09 October 2010

Managing Decline

So Ushaw is to close.  I thought the writing was on the wall when I saw the photos of the former Junior Seminary here.  In fact the writing was on the statues which had been vandalised, and in the liturgical books which had been abandoned, and on the atlar cloths which had been left on deserted altars.

I could almost conceive that  torching places for their insurance value represents an ordinary decent criminality when contrasted with the studied manner in which the Northern Bishops (lets not blame Clifton, Plymouth, Portsmouth, and Arundel and Brighton for once) have just abandoned a holy and consecrated place.

There is an obvious and clunking allegory about stewardship; in fact there are two, when you bear in mind that the holy and consecrated place was built to train priests.

This is how decline is managed in the Catholic Church in England and Wales: by turning our backs on the past and walking away.  But don't look backwards, ever, for fear of whatever might be looking forward at us.


Et Expecto said...

We need to get a group together to save this place.

Ernie Skillen said...

I'm not sorry to see it go - students not allowed to kneel during Mass, aged nuns who hadn'y seen a novice in decades determining in selection commitees who entered th seminary. Last, and by no means least, it hosted a Methoidst service in which the nave Altar was used for the Communion service:


Mike Cliffson said...

I think I was six when I saw what they could do to us at Fountains abbey.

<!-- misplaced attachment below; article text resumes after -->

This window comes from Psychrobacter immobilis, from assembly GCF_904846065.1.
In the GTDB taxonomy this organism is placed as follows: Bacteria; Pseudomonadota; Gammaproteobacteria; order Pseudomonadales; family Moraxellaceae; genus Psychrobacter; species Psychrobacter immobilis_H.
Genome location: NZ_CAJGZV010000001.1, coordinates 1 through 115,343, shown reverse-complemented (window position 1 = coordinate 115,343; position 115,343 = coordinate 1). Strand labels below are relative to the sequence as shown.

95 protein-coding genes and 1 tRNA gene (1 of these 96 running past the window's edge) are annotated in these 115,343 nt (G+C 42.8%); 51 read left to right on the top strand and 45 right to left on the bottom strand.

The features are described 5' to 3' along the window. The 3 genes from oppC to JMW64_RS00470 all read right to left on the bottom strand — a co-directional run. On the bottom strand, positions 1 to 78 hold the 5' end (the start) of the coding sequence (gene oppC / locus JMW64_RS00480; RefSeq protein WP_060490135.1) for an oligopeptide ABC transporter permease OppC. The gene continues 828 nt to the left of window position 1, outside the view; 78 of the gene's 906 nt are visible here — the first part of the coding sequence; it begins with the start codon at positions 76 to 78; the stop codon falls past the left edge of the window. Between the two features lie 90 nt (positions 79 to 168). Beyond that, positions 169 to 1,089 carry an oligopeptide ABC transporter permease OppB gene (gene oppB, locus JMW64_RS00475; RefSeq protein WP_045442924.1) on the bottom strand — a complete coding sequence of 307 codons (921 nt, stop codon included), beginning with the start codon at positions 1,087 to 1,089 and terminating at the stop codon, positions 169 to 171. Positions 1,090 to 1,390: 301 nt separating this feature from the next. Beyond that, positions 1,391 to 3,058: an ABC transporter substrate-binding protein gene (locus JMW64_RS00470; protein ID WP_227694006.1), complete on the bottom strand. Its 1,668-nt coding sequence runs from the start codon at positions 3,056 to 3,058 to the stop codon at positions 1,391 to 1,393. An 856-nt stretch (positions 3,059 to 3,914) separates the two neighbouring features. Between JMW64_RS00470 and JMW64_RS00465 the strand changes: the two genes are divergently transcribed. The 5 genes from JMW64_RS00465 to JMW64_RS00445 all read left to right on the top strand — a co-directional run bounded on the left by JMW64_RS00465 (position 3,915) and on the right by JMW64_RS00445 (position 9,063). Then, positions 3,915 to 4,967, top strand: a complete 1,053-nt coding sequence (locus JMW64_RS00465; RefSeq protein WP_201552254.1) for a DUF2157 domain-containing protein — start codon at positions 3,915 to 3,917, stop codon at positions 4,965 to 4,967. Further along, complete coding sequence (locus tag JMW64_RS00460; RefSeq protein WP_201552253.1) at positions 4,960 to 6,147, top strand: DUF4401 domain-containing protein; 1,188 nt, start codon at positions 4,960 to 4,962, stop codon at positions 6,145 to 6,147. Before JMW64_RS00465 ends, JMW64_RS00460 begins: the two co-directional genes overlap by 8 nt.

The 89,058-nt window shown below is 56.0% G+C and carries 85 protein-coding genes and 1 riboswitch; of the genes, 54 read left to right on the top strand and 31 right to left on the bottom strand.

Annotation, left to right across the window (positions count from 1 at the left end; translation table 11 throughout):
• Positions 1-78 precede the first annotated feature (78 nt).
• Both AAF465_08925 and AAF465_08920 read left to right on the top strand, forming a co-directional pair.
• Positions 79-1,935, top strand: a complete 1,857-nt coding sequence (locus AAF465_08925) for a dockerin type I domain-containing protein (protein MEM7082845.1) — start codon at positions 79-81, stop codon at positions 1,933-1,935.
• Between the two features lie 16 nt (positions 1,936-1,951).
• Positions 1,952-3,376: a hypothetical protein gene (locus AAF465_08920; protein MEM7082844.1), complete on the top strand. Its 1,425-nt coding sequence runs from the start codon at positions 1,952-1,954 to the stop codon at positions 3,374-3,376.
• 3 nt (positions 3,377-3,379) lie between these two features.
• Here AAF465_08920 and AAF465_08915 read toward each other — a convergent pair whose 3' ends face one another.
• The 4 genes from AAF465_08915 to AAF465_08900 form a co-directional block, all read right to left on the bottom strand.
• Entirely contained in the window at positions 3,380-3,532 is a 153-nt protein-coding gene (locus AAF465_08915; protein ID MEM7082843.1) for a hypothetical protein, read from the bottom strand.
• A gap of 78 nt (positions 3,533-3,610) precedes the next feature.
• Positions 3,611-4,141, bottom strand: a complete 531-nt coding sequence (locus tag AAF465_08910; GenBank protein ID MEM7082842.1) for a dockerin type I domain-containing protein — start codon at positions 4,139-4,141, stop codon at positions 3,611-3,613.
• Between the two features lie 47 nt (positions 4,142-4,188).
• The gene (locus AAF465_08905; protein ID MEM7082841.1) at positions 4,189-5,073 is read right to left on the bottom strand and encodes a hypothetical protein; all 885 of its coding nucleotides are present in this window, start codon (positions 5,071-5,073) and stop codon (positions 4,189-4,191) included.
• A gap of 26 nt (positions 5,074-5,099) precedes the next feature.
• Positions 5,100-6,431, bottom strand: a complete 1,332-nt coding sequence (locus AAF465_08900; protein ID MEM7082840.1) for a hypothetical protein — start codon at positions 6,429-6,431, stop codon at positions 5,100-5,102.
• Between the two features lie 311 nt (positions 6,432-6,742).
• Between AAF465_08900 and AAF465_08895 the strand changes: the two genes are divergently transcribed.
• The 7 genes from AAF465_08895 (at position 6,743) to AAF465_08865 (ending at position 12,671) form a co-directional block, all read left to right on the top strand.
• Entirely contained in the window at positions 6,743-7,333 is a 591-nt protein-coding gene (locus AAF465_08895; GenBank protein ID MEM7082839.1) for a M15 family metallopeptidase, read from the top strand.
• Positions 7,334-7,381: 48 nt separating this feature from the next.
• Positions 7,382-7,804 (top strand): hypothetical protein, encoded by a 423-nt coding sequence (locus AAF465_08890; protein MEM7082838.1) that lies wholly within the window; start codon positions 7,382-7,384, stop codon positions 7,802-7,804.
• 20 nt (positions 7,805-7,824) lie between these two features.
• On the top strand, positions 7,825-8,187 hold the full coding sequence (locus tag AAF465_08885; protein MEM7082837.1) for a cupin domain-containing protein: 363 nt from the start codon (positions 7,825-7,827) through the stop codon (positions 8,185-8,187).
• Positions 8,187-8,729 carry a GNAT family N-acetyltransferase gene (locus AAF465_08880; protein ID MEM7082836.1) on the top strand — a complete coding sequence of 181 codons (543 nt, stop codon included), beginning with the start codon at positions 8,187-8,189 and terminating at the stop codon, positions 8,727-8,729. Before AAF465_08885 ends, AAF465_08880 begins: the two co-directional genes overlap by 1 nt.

I wasn't prepared for what we could do to ourselves.

pattif said...

The announcement of this decision would be distressing enough whenever it was made; the severing of the link with Ushaw's glorious history is a loss to all Catholics in this country, while the prospective loss to the Church of its fine Goldie chapel if the college is sold for commercial development is almost unbearable.

However, the timing of the announcement, coming as it does so swiftly as it does after the Papal visit, is a temptation to the cynical to see it as an attempt to pre-empt any possible effect of the "Benedict Bounce". Ttony notes "an obvious and clunking allegory about stewardship"; in this decision can also be seen a clear parallel with the parable of the landowner who ordered the fig tree to be cut down before the gardener had had a chance to dig round it and manure it (Lk 13:6-9).

I am becoming increasingly fearful for our bishops: they display no sign of awareness that they will one day be required to answer for what they have done.

Caroline said...

Dissolution of the Monasteries? Can't blame Henry VIII for this one.